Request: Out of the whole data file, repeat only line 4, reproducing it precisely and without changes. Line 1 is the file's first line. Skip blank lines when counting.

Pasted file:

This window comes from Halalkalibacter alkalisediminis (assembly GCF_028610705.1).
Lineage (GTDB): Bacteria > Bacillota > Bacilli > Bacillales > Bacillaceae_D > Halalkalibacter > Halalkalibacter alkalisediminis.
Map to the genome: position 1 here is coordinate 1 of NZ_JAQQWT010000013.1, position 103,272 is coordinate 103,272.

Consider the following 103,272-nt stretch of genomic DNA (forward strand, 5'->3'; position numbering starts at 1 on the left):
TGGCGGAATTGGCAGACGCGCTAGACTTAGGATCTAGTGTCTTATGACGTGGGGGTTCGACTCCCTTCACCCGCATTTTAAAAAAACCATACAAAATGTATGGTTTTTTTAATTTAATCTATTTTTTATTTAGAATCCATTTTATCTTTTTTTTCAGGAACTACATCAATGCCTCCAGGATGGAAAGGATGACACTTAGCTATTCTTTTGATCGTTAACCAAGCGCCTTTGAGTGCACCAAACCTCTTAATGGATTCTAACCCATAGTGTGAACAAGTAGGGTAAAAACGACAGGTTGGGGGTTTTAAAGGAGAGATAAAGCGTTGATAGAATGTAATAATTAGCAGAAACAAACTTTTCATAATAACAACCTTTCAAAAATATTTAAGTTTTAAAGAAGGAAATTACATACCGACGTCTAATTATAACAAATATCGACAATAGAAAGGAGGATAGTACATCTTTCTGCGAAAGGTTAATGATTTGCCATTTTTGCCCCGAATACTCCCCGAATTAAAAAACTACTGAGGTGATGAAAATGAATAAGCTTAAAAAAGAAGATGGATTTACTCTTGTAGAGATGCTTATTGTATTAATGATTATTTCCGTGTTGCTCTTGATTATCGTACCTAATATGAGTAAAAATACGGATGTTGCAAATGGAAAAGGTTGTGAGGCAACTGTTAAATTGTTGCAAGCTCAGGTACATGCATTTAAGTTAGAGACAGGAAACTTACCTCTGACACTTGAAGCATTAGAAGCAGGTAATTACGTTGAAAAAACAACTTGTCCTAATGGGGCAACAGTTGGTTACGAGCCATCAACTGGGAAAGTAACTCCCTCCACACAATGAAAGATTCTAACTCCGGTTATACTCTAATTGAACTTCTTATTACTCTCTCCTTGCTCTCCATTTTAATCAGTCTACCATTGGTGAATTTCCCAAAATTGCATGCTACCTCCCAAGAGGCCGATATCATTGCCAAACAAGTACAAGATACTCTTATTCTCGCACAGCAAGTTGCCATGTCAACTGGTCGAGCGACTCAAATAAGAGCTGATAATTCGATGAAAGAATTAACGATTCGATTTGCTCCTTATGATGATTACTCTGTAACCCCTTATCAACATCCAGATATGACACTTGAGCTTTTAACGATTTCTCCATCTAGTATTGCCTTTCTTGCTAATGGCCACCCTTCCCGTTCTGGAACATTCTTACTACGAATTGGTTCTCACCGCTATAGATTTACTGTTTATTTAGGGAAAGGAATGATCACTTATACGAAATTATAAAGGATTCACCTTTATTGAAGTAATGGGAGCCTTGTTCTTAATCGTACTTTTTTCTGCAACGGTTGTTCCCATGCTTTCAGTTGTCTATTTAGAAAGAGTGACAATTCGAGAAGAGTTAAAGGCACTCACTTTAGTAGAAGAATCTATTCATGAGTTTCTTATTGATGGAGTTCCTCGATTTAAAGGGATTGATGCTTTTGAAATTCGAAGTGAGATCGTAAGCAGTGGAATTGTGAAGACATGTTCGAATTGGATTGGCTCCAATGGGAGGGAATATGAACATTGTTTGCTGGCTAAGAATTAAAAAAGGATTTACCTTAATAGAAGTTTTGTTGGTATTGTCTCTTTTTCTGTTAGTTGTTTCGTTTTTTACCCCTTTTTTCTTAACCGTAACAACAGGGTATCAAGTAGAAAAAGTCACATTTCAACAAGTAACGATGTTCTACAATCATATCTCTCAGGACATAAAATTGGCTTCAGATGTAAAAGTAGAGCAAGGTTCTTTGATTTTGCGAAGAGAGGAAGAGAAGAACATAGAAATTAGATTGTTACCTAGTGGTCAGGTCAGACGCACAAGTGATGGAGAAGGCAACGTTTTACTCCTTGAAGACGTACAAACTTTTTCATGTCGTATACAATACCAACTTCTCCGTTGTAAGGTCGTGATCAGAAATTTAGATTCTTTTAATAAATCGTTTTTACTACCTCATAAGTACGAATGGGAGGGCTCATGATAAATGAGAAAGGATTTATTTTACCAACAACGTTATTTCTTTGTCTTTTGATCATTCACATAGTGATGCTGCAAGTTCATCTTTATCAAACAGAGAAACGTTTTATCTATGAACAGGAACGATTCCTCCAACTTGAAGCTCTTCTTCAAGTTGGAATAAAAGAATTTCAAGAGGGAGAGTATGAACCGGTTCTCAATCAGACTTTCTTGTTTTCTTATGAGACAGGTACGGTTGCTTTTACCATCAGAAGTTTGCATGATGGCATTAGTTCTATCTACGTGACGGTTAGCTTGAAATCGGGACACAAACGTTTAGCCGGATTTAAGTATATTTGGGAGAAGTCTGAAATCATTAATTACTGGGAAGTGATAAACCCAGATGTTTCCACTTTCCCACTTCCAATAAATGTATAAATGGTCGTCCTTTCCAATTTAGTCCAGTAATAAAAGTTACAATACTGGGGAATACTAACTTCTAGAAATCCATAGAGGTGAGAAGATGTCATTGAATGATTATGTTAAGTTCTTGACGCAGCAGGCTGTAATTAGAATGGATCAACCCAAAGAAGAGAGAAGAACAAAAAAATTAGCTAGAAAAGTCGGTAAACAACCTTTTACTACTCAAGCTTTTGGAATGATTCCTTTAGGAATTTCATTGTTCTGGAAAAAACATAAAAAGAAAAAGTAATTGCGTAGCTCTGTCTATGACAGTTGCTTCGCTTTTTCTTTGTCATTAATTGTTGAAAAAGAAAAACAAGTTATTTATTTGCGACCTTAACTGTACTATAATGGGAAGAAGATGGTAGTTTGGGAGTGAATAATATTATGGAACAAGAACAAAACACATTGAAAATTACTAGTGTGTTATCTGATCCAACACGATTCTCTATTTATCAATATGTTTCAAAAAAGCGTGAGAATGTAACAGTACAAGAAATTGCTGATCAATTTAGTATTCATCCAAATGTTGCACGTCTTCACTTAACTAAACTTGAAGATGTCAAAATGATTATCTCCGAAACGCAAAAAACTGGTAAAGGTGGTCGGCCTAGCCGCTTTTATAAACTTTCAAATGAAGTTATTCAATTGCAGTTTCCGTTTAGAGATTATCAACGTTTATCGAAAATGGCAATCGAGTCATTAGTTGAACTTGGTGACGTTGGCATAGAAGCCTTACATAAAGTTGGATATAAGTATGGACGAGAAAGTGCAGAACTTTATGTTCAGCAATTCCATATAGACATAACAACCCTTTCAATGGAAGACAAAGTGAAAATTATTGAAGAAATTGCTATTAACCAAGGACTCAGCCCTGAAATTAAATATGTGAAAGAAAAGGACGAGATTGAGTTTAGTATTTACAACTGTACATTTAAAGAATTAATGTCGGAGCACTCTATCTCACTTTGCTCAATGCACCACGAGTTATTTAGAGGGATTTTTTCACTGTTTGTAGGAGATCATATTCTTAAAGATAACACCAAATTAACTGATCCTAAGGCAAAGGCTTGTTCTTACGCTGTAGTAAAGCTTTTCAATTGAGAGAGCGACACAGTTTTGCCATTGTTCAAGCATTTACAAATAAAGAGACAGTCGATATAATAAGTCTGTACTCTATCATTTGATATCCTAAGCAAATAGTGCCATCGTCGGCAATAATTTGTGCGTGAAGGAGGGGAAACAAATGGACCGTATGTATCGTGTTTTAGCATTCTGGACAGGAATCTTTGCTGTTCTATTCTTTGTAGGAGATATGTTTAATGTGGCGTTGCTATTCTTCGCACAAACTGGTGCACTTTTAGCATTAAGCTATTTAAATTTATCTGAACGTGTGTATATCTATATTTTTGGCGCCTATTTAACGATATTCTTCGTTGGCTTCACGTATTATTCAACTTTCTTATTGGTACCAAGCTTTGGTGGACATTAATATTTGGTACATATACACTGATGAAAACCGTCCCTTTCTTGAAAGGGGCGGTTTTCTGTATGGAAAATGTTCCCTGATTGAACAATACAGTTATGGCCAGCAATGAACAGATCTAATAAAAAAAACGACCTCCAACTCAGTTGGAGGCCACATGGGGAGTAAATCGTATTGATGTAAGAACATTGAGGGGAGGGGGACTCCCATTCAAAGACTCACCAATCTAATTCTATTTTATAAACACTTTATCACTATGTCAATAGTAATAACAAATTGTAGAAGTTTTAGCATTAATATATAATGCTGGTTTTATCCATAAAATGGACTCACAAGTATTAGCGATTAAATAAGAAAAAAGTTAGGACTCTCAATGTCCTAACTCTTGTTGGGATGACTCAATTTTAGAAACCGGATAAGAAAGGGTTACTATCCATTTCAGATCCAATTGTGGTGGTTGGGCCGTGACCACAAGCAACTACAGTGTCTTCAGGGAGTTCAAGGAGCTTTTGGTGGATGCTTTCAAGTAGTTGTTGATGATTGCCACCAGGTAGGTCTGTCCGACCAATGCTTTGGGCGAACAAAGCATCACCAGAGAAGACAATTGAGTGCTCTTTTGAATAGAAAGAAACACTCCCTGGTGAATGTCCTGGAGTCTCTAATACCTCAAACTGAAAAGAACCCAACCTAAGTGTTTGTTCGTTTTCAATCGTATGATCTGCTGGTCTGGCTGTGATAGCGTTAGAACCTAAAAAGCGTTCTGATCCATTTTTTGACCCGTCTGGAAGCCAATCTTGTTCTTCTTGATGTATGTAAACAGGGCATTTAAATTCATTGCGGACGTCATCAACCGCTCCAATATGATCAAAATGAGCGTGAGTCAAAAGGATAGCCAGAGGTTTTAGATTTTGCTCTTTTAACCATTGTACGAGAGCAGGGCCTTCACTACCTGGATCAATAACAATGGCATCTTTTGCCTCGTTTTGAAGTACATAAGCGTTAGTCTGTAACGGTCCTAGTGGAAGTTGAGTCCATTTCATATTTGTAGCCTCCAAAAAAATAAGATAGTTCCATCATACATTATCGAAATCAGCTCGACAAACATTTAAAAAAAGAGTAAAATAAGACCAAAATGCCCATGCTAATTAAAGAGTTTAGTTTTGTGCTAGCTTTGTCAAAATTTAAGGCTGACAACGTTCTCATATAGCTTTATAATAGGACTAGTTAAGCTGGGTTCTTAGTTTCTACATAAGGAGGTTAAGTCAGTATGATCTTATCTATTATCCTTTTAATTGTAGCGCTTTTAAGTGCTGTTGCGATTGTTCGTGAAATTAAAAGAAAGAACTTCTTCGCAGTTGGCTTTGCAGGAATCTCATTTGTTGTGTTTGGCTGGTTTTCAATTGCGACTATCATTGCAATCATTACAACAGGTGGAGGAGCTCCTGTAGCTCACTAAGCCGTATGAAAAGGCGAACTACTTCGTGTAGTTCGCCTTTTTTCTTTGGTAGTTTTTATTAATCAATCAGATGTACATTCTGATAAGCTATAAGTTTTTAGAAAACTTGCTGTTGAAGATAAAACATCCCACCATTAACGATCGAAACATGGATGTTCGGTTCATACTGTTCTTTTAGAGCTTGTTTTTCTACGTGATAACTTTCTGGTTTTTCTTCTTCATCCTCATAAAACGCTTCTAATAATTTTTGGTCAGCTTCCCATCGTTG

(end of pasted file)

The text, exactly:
Consider the following 103,272-nt stretch of genomic DNA (forward strand, 5'->3'; position numbering starts at 1 on the left):